Baltimore-Washington International Airport was an odd setting for a daytime concert featuring a sultry singer's tribute to Billie Holiday.
But it made sense as part of BWI's full-day salute to the arts in Maryland last week to mark the airport's 50th anniversary.
And the tribute probably would have pleased her.
There was a nice moment in "God Bless the Child" as Larzine Talley sang, "You can help yourself, but don't take too much," when it seemed Holiday was looking over her shoulder.
The major event of the celebration was the unveiling of a collage portraying Maryland artists by Richard Waldrep, commissioned by the Maryland Aviation Administration. The work depicts writer F. Scott Fitzgerald and his wife, Zelda, writer Dashiell Hammett, Holiday and movie director Barry Levinson.
Most prominent in the work is Holiday, who grew up in Baltimore. In 1954, I met her. I heard her sing at a Baltimore club and went backstage between shows.
When I told her my friend and I enjoyed her first show and asked whether she planned to sing "Don't Explain," "Good Morning Heartache" and "Easy Livin'," she seemed to like being asked.
The second show found Lady Day at home in that smoke-filled club, singing every one of those songs in her incomparable style.
This was almost 50 years ago, and Holiday has been gone for 41 years. It might have amused her to know that her voice continues to be heard on movie soundtracks -- and in tributes celebrating the best of Maryland's arts.
Wayne Shipley of the Chesapeake Center for the Creative Arts, with jazz authority John Tegler, helped present the tribute by Talley, of Catonsville, who likes to be identified simply as Larzine when she performs. Wearing a black sequin gown, rhinestone-trimmed sandals and a flower in her hair, Larzine became Lady Day from head to toe.
Her mannerisms were reminiscent of Holiday's -- setting the beat by a light motion of her left hand, hips gently swaying, pelvis thrust forward in Holiday's sassy stance. A winner of Baltimore's first Billie Holiday Vocal Competition in 1990, Larzine, who is jazz great Ethel Ennis' niece, is at home with jazz legends.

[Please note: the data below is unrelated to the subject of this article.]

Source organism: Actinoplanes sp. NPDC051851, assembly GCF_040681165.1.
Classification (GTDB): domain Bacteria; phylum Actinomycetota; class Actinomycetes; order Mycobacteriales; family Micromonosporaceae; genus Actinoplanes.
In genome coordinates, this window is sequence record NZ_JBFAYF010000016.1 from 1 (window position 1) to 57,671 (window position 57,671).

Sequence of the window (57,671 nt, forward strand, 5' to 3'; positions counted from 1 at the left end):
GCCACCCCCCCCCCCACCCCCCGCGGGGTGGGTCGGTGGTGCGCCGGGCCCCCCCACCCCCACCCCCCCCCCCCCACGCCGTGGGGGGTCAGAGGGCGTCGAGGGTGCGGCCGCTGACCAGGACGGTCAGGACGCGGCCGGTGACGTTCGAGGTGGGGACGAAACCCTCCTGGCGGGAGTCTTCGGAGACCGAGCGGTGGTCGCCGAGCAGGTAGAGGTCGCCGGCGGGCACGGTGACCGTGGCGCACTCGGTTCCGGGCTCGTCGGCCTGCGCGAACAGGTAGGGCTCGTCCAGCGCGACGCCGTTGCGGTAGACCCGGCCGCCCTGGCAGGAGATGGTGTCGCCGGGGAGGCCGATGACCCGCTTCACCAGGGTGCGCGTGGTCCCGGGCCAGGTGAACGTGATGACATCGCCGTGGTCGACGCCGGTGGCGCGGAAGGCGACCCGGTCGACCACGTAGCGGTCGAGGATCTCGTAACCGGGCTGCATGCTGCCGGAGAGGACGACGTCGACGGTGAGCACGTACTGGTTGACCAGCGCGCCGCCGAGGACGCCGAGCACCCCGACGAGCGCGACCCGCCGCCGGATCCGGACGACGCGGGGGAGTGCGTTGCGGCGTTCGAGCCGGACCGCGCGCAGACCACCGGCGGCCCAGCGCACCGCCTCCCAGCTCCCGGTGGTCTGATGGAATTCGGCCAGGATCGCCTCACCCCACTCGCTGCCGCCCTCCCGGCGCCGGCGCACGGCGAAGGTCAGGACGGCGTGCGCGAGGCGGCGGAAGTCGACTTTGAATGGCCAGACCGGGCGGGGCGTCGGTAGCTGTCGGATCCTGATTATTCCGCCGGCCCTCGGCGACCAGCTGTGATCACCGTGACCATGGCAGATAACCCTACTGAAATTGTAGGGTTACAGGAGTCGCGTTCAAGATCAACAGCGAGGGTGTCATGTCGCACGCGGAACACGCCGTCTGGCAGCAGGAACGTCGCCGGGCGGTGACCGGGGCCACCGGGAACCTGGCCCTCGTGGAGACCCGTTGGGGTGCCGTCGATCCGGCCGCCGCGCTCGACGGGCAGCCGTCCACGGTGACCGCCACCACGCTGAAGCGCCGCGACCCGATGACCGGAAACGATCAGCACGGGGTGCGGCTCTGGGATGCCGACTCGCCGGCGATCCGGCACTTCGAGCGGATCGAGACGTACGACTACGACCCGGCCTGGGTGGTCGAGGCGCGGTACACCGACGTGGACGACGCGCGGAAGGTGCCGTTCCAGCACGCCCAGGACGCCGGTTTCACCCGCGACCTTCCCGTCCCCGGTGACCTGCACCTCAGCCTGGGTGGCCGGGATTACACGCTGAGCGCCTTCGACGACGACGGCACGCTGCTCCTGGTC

These days, Larzine is busy spinning her legend in clubs in New York City and Atlanta, but Tuesday she took time to re-create Holiday's.
For her BWI performance, she was ably backed by tenor saxophonist Ron Holloway, pianist Rob Redd and drummer Jan Tegler. Russian jazzman Victor Dvoskian on bass completed the backup quartet.
Tegler told the crowd Holiday's story, of a little girl who had a harsh childhood in Baltimore. She started singing professionally in 1930, appearing with the Benny Goodman, Teddy Wilson, Artie Shaw and Count Basie bands. By 1940, she had embarked on a solo career that brought her fame and some of her best-known recordings.
Larzine began her tribute with an upbeat Holiday tune, "What a Little Moonlight Can Do." She knows how to interpret a lyric, and her voice in the lower register has some of Holiday's color.
She slipped into her character again in another song Holiday wrote -- "Don't Explain," Holiday's response to finding lipstick on her husband's collar: "You're my joy and pain, I'm glad you're back, don't explain."
It was a moving portrayal of a survivor's acceptance and of another era's way of coping, revealing Holiday, the survivor, who sang songs she could feel.